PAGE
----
The right to contest. But pertinently.

Just as texts can always be "improved" (they can also be involuntarily worsened). What are the objective criteria for evaluating the quality of a translation and defining its acceptability?
Of course here we refer to so-called pragmatic texts: commercial, technical and promotional. In the box, there are six simple evaluation criteria to back up any possible criticism with a view to questioning or contesting a translation. It seems obvious that as soon as we distance ourselves from the spelling criterion, linguistic evaluations can diverge considerably, even reaching a degree of sheer subjectivity when they involve stylistic quality.
This is how any criticism aimed at contesting the acceptability of a translated text, but that is not - directly or indirectly - defined in terms of those six criteria, risks falling into the inexorably unacceptable category of generic criticism ("the text is badly translated", "it’s a literal translation", "it wasn’t done by a native speaker", etc.).

The acceptability of a translation can be questioned if non-compliance with the contract can be demonstrated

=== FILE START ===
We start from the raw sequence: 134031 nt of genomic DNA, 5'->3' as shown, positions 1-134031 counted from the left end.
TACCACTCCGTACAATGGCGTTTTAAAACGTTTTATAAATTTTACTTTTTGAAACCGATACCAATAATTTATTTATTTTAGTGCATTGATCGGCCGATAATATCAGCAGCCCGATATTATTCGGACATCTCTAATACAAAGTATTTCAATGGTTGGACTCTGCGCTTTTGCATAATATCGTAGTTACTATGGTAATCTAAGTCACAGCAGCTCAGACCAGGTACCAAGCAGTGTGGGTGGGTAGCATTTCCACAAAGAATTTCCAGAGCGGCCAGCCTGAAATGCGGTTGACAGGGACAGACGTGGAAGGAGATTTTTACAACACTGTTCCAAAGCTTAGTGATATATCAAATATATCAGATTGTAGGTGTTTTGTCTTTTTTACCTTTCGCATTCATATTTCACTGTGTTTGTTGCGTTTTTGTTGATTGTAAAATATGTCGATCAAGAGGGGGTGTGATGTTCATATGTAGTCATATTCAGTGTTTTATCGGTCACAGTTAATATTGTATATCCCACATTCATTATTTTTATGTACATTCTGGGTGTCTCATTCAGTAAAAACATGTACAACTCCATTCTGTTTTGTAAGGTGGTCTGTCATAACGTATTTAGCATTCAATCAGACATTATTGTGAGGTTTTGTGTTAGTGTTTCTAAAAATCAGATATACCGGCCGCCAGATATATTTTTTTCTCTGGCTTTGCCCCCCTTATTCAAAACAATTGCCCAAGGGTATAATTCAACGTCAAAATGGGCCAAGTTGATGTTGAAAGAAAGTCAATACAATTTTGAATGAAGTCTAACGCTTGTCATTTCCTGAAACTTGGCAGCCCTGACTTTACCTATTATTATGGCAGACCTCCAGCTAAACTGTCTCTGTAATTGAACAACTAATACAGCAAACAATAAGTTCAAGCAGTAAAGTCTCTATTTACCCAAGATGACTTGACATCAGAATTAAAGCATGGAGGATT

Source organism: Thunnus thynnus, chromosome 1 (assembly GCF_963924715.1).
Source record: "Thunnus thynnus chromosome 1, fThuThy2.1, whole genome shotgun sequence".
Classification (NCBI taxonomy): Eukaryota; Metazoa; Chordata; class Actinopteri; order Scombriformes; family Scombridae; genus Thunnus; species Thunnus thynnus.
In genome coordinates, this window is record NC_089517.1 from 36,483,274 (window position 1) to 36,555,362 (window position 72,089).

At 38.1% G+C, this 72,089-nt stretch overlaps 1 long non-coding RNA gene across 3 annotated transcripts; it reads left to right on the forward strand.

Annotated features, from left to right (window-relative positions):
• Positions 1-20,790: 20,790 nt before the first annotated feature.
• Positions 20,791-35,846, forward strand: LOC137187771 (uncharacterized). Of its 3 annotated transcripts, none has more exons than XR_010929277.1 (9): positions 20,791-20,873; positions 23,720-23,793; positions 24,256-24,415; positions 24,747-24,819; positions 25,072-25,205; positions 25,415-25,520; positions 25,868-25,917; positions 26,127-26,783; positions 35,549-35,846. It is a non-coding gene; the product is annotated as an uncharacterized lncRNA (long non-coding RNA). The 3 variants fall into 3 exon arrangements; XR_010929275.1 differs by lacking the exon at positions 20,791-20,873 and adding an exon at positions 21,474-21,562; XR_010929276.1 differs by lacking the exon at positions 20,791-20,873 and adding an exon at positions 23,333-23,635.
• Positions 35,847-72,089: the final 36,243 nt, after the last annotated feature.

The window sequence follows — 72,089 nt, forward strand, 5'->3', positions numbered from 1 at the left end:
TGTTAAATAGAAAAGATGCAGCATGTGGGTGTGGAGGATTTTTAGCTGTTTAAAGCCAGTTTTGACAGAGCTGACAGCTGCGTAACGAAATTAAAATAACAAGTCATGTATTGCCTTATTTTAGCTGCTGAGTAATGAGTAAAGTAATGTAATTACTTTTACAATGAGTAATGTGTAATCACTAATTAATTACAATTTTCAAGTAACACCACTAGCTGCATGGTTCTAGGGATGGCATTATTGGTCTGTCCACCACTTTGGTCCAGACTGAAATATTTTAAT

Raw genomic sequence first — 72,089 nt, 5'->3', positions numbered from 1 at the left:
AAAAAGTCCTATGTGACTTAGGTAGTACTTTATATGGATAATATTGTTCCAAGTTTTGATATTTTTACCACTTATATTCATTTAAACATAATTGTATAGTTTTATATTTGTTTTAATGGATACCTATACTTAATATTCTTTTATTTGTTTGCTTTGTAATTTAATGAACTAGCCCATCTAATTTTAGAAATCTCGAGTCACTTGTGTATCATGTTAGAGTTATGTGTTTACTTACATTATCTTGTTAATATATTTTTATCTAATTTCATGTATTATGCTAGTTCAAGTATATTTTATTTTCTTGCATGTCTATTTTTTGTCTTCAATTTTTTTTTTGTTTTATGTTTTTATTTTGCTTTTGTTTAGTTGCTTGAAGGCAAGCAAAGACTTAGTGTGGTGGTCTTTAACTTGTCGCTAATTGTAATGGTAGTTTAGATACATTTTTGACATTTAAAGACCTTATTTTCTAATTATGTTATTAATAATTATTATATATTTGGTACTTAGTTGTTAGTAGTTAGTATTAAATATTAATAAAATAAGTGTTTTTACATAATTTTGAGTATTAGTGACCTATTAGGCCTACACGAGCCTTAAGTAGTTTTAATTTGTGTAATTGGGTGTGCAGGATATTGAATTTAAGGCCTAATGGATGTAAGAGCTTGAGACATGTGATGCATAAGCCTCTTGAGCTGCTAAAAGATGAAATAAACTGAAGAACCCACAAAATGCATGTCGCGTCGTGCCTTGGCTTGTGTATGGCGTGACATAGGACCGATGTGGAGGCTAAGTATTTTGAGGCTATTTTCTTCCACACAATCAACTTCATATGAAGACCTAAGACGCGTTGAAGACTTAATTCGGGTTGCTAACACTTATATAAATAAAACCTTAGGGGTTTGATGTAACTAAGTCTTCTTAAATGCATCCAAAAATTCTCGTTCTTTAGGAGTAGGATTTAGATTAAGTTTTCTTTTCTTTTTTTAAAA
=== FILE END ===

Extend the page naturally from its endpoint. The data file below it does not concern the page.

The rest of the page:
We are aware of the problem. Anyone who knows how to write properly is tempted to rewrite the text submitted for a check. All the more so since the corrector on duty, entrusted by the client with proofreading a translation can contribute in a non-professional way.

a. They do not always know the obligations set out in the translation contract (they must therefore be careful not to question a non-contractual geo-style or terminological quality level: for example, has a technical glossary been ordered or provided? Has simple translation quality been agreed on or final "zero error" editing?).

b. They will often introduce author’s corrections (often without knowing it!) which, obviously, change the source text.

c. In their inevitable red pen rewriting frenzy, they risk using a myriad of synonyms, which tend to terrorize clients ignorant of the subjectivity of these often arbitrary contributions, but which have nonetheless brought an element of bloodshed to the "obviously contested" translation.

Linguistic quality is indeed prepared in advance, immediately after the contract is signed and all through the production and validation processes. The client’s technicians and correctors are meant to contribute to it. Through critical and mutually productive cooperation. That is why EUROLOGOS terminology and translation memories are at the center of its multilingual production. And if there is an error in translation, EUROLOGOS assumes its responsibilities. Clients are reassured, and also financially!